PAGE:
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Value, Conflict, and Order

Berlin, Hampshire, Williams, and the Realist Revival in Political Theory

Value, Conflict, and Order

Berlin, Hampshire, Williams, and the Realist Revival in Political Theory

Is the purpose of political philosophy to articulate the moral values that political regimes would realize in a virtually perfect world and show what that implies for the way we should behave toward one another? That model of political philosophy, driven by an effort to draw a picture of an ideal political society, is familiar from the approach of John Rawls and others. Or is political philosophy more useful if it takes the world as it is, acknowledging the existence of various morally non-ideal political realities, and asks how people can live together nonetheless?

The latter approach is advocated by “realist” thinkers in contemporary political philosophy. In Value, Conflict, and Order, Edward Hall builds on the work of Isaiah Berlin, Stuart Hampshire, and Bernard Williams in order to establish a political realist’s theory of politics for the twenty-first century. The realist approach, Hall argues, helps us make sense of the nature of moral and political conflict, the ethics of compromising with adversaries and opponents, and the character of political legitimacy. In an era when democratic political systems all over the world are riven by conflict over values and interests, Hall’s conception is bracing and timely.

256 pages | 6 x 9 | © 2020

Philosophy: Political Philosophy

Political Science: Political and Social Theory


"Edward Hall’s Value, Conflict and Order: Berlin, Hampshire, Williams, and the Realist Revival in Political Theory is a major contribution to this ongoing conversation about the meaning and value of realism in political theory. It stands out for its nuanced treatment of the ideas of these three post-war British philosophers, whose writings have helped to inspire the recent realist turn. Hall skilfully weaves together detailed interpretive work with his own critical interventions in the realist-moralist exchange."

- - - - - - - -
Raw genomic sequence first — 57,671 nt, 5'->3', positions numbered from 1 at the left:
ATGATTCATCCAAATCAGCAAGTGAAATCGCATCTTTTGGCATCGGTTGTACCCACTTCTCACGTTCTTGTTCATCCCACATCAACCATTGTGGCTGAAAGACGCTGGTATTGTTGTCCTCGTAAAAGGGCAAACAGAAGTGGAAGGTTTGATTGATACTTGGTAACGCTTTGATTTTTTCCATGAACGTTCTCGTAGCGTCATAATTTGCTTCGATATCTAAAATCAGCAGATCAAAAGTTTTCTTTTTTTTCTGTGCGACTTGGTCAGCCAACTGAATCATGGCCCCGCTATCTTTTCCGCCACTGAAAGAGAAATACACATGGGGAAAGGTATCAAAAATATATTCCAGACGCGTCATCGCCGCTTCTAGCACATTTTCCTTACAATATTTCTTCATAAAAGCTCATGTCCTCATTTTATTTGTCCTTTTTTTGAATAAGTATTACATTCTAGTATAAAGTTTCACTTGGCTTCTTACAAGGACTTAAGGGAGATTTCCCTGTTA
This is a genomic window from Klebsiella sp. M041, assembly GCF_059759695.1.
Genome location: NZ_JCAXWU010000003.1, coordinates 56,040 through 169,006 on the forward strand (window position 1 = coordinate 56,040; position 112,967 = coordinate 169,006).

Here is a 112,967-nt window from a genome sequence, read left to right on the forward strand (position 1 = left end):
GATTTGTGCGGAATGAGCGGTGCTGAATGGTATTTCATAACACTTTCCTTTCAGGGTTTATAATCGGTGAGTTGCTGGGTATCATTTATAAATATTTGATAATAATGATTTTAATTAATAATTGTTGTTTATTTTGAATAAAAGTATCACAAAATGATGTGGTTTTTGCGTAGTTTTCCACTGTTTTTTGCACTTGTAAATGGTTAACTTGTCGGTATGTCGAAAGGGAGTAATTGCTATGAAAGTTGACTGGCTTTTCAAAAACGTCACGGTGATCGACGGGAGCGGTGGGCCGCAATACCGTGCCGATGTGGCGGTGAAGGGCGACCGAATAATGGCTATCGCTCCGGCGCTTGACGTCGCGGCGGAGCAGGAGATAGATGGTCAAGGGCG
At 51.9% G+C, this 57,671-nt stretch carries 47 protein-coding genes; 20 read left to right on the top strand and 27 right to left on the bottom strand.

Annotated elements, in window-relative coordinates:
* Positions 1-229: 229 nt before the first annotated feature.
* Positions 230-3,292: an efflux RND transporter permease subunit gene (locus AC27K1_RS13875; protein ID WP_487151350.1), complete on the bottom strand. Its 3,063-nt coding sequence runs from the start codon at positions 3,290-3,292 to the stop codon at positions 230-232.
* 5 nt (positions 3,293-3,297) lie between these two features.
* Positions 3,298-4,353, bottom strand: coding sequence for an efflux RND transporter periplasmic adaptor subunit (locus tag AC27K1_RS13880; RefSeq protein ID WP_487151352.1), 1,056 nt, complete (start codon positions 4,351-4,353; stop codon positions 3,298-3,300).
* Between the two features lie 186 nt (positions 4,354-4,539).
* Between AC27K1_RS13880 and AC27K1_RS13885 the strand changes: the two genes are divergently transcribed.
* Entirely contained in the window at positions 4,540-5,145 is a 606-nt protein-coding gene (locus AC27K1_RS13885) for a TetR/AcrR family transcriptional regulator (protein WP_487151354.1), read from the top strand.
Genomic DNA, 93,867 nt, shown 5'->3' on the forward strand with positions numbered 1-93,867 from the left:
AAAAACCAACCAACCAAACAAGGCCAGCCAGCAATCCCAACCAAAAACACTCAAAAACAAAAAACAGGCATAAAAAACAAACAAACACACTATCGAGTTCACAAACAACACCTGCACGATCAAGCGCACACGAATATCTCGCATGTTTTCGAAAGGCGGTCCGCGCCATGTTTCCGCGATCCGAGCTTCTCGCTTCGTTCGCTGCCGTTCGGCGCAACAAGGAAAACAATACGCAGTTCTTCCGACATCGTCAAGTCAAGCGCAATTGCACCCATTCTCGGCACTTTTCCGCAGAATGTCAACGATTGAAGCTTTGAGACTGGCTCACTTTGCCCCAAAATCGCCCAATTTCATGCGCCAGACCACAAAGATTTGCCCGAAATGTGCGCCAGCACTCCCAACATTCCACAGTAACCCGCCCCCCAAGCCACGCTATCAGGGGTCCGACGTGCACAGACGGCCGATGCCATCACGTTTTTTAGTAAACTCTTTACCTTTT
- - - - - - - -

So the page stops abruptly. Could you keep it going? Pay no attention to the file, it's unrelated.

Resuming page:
Journal of Social and Political Philosophy

"Value, Conflict, and Order is an admirable book, one that those interested in the revival of realist political theory ought to read. I suspect it will become required reading for those interested in Williams’s political theory, as well as those interested in twentieth-century British political theory."


"In his highly accessible and rewarding new book, Edward Hall... addresses some of the essential themes of political realism (such as the untidy nature of political affairs) and some of the challenges it faces (for example, how realists can affirm pluralism without falling into relativism). This makes it required reading for those engaged with realism in political theory and a good starting point for everyone interested in the realist way of thinking about politics."

LSE Review of Books

"Berlin, Hampshire, and Williams's 'political realism' offers neither the certainty of systematic morality or political science, nor a guarantee of political success. There is little consolation in this philosophy - save perhaps the reassurance, for humanists who cannot brig themselves to be utopians or cynics, that their doubts and anxieties are valid. There is, however, considerable intellectual illumination to be derived from accompanying Hall on his journey through the ideas of these idiosyncratic, imperfect, but wise thinkers."